PEUGEOT 406 Break
Generations Timeline, Specs and Pictures
In 1999, Peugeot introduced a mid-life cycle refresh for the 406 range, and, along with the sedan and the coupe, the station-wagon version was upgraded as well.
Peugeot enjoyed huge success with the 406 lineup, and, thanks to its vast experience with the station wagons, it introduced such a bodywork as well for its mid-size segment competitor. But after a few years on the market, the car looked already old, and Peugeot had to face the new wave of bio-design trend that pushed the Mondeo ahead on the sales charts.
At the front, the French carmaker ditched the slatted grille from the ‘96 model and replaced it with a black mesh grille. The headlights received a new angle on their upper side and looked more aggressive. Peugeot shortened the smiling grille in the apron, reshaped-it, and added a pair of fog lights: no more smiling faces from now on for the 406 range. In the back, the carmaker didn’t consider making any changes.
Inside, there were more changes on the dashboard. The carmaker installed a new instrument panel with larger dials and chromed rings around them. On the redesigned center stack, there were new controls for the HVAC system and a new sound system as well. In the back, the 406 Station Wagon provided enough room for three passengers and a big, 526 liters (18.6 cu-ft) trunk with all the seats in place and up to 1,741 liters (61.5 cu-ft) with the bench folded down.
The carmaker offered an extensive choice of engines ranging between 90 hp and 210 hp under the hood. As a novelty for the 1999 model, the carmaker introduced the new 2.0-liter HDI engines available with 90, 110, and 136 hp, respectively.
Peugeot had to replace the successful 405 with something better and managed to do that only in 1995 when it unveiled the 406 and the 406 Break that followed in the next year.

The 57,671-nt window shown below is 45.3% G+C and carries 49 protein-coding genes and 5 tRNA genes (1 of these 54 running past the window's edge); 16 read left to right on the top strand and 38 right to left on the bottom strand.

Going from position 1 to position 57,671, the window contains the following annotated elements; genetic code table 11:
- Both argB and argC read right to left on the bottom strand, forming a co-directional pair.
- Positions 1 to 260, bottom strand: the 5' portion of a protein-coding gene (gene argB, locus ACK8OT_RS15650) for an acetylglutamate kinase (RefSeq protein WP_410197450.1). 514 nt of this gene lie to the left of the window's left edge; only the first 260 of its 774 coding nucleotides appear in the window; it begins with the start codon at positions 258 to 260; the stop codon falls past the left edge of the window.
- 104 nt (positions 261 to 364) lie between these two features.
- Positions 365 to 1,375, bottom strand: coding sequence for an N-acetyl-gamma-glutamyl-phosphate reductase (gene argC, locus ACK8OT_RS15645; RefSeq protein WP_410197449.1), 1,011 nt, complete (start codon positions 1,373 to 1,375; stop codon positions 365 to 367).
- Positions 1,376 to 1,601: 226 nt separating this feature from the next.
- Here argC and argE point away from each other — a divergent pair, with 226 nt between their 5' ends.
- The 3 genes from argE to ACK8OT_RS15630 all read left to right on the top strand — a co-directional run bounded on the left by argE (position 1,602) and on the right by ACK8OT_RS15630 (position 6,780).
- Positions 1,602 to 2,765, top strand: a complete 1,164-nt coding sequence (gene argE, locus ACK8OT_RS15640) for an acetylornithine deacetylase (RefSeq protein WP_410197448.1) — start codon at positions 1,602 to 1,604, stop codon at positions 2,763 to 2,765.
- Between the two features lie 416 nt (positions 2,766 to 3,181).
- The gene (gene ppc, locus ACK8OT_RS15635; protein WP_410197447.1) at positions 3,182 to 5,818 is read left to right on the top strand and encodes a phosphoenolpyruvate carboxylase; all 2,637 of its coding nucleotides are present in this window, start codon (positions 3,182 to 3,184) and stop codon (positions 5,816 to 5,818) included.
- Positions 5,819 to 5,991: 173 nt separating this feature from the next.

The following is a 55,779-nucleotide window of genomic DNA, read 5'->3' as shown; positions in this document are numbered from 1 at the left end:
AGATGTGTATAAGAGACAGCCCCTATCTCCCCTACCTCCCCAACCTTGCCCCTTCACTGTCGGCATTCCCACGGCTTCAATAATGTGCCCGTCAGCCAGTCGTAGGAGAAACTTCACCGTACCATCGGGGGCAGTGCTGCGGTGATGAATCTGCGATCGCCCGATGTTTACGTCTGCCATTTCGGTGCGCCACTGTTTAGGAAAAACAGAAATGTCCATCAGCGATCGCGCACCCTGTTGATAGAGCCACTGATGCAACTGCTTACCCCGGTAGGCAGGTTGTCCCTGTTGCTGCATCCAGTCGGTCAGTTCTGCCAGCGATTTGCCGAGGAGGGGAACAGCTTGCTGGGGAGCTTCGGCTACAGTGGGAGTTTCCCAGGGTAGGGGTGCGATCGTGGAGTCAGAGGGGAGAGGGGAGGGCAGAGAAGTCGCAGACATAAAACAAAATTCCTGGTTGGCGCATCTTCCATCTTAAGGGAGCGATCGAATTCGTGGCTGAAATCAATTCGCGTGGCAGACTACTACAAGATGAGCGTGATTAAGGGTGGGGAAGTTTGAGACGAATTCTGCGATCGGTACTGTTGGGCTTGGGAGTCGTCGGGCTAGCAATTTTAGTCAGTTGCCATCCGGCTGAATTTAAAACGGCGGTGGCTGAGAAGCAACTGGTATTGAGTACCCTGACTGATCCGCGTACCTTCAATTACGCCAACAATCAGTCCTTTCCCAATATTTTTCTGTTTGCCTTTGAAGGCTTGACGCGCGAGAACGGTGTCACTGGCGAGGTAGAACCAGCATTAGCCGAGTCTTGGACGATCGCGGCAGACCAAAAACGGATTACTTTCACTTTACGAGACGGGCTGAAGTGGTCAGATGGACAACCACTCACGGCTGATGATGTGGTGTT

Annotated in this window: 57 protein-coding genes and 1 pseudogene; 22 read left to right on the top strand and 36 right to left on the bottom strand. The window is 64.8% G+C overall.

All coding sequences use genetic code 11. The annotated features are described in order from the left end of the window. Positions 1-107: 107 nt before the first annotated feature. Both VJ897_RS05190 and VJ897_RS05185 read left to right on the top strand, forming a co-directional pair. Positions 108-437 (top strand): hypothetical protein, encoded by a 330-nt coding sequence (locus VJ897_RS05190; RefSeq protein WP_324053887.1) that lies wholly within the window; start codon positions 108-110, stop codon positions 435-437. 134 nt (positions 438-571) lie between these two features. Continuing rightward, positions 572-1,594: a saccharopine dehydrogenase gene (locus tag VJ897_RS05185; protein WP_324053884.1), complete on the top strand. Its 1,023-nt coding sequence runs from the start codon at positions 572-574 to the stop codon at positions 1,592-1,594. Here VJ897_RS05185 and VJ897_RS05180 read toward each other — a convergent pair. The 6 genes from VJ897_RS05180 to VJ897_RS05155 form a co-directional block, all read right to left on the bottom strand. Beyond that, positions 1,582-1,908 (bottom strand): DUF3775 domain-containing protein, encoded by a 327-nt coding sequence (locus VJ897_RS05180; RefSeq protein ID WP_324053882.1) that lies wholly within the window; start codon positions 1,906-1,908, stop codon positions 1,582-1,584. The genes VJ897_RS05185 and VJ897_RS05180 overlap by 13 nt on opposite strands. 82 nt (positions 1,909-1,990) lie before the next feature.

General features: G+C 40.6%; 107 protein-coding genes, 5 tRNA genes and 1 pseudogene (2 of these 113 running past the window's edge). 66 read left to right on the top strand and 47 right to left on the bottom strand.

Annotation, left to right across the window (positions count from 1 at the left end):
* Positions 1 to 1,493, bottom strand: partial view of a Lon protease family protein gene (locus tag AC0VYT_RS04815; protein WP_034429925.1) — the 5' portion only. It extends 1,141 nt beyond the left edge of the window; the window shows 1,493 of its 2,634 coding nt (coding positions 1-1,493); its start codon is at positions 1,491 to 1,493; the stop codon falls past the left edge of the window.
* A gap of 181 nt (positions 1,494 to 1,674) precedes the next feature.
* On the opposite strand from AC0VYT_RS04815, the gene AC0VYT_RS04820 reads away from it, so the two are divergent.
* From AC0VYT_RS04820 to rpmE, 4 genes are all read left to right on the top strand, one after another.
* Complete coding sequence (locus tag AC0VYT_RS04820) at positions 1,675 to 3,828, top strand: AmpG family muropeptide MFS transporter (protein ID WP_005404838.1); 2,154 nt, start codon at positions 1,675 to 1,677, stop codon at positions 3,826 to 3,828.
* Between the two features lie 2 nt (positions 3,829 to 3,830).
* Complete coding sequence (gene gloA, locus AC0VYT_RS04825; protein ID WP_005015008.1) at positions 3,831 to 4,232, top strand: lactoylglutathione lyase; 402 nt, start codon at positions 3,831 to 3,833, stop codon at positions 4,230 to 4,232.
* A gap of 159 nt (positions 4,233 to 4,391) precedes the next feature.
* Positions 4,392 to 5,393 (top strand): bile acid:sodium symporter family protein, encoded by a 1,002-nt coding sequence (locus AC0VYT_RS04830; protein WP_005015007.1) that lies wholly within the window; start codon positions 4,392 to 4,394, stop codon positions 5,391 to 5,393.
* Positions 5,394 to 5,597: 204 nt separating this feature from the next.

The 406 was the last of the ’80s style mid-size vehicles on the European market. Even the ancient Ford Sierra was replaced by Mondeo, while Opel/Vauxhall and Fiat were already on the facelift stages with their cars. Peugeot waited for a while, but when it introduced the 406, it stirred the market. In the station-wagon shape, it offered an alternative for the MPV segment.
With its narrow headlights and a slatted grille, the 406 followed some design cues from its families. On the plus side, it showed an elegant yet sporty profile, even in the station-wagon shape. Its body-colored door-handles and door-mirrors and the rubber strip on the lower section made the car loos longer. In the back, the additional side windows were raked-forward, following a parallel line with the tailgate.
Inside, the new trend with the center stack extended on the center console isolated the driver into its part of the cabin. Modern technologies for its time, such as the digital climate control or the LCD at the bottom of the dials, transformed the 406 into a modern family station-wagon. In the back, the 406 Wagon offered enough room for up to three passengers and a big, 526 liters (18.6 cu-ft) trunk with all the seats in place.
Under the hood, Peugeot offered up to eight engine choices, depending on the market. While the French carmaker paired all versions to a standard five-speed manual, a four-speed automatic was available for selected versions.